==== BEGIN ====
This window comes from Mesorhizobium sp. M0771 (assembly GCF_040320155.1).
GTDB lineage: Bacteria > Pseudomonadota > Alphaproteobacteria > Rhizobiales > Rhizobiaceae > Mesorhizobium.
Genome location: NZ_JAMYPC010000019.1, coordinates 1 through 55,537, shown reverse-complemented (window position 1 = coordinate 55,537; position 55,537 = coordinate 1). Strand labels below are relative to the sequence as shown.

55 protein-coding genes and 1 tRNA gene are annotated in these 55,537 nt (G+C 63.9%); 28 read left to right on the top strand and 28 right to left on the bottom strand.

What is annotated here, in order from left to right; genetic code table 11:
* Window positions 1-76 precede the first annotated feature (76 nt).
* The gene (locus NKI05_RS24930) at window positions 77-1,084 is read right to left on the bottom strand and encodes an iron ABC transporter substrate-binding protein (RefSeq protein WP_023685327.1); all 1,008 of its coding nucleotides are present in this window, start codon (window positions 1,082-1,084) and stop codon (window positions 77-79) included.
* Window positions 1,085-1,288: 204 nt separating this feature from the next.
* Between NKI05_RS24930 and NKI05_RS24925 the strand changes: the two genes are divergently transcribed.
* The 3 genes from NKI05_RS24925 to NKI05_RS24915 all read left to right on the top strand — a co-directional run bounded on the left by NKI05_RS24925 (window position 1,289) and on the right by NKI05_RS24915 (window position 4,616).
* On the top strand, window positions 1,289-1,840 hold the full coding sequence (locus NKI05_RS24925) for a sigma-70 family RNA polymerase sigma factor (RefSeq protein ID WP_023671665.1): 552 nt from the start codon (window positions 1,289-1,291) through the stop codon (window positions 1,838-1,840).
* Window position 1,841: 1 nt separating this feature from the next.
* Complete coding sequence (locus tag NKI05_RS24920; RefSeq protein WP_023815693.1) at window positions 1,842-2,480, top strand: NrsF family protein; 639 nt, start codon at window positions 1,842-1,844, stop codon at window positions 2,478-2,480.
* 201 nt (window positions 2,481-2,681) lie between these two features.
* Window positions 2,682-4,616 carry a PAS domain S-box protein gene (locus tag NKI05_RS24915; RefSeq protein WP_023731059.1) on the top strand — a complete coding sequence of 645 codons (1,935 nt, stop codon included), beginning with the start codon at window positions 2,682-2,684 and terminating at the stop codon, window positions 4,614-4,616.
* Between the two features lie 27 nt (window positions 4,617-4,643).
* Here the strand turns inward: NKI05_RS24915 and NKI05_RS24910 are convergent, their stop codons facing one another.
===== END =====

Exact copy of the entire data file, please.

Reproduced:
This window comes from Mesorhizobium sp. M0771 (assembly GCF_040320155.1).
GTDB lineage: Bacteria > Pseudomonadota > Alphaproteobacteria > Rhizobiales > Rhizobiaceae > Mesorhizobium.
Genome location: NZ_JAMYPC010000019.1, coordinates 1 through 55,537, shown reverse-complemented (window position 1 = coordinate 55,537; position 55,537 = coordinate 1). Strand labels below are relative to the sequence as shown.

55 protein-coding genes and 1 tRNA gene are annotated in these 55,537 nt (G+C 63.9%); 28 read left to right on the top strand and 28 right to left on the bottom strand.

What is annotated here, in order from left to right; genetic code table 11:
* Window positions 1-76 precede the first annotated feature (76 nt).
* The gene (locus NKI05_RS24930) at window positions 77-1,084 is read right to left on the bottom strand and encodes an iron ABC transporter substrate-binding protein (RefSeq protein WP_023685327.1); all 1,008 of its coding nucleotides are present in this window, start codon (window positions 1,082-1,084) and stop codon (window positions 77-79) included.
* Window positions 1,085-1,288: 204 nt separating this feature from the next.
* Between NKI05_RS24930 and NKI05_RS24925 the strand changes: the two genes are divergently transcribed.
* The 3 genes from NKI05_RS24925 to NKI05_RS24915 all read left to right on the top strand — a co-directional run bounded on the left by NKI05_RS24925 (window position 1,289) and on the right by NKI05_RS24915 (window position 4,616).
* On the top strand, window positions 1,289-1,840 hold the full coding sequence (locus NKI05_RS24925) for a sigma-70 family RNA polymerase sigma factor (RefSeq protein ID WP_023671665.1): 552 nt from the start codon (window positions 1,289-1,291) through the stop codon (window positions 1,838-1,840).
* Window position 1,841: 1 nt separating this feature from the next.
* Complete coding sequence (locus tag NKI05_RS24920; RefSeq protein WP_023815693.1) at window positions 1,842-2,480, top strand: NrsF family protein; 639 nt, start codon at window positions 1,842-1,844, stop codon at window positions 2,478-2,480.
* 201 nt (window positions 2,481-2,681) lie between these two features.
* Window positions 2,682-4,616 carry a PAS domain S-box protein gene (locus tag NKI05_RS24915; RefSeq protein WP_023731059.1) on the top strand — a complete coding sequence of 645 codons (1,935 nt, stop codon included), beginning with the start codon at window positions 2,682-2,684 and terminating at the stop codon, window positions 4,614-4,616.
* Between the two features lie 27 nt (window positions 4,617-4,643).
* Here the strand turns inward: NKI05_RS24915 and NKI05_RS24910 are convergent, their stop codons facing one another.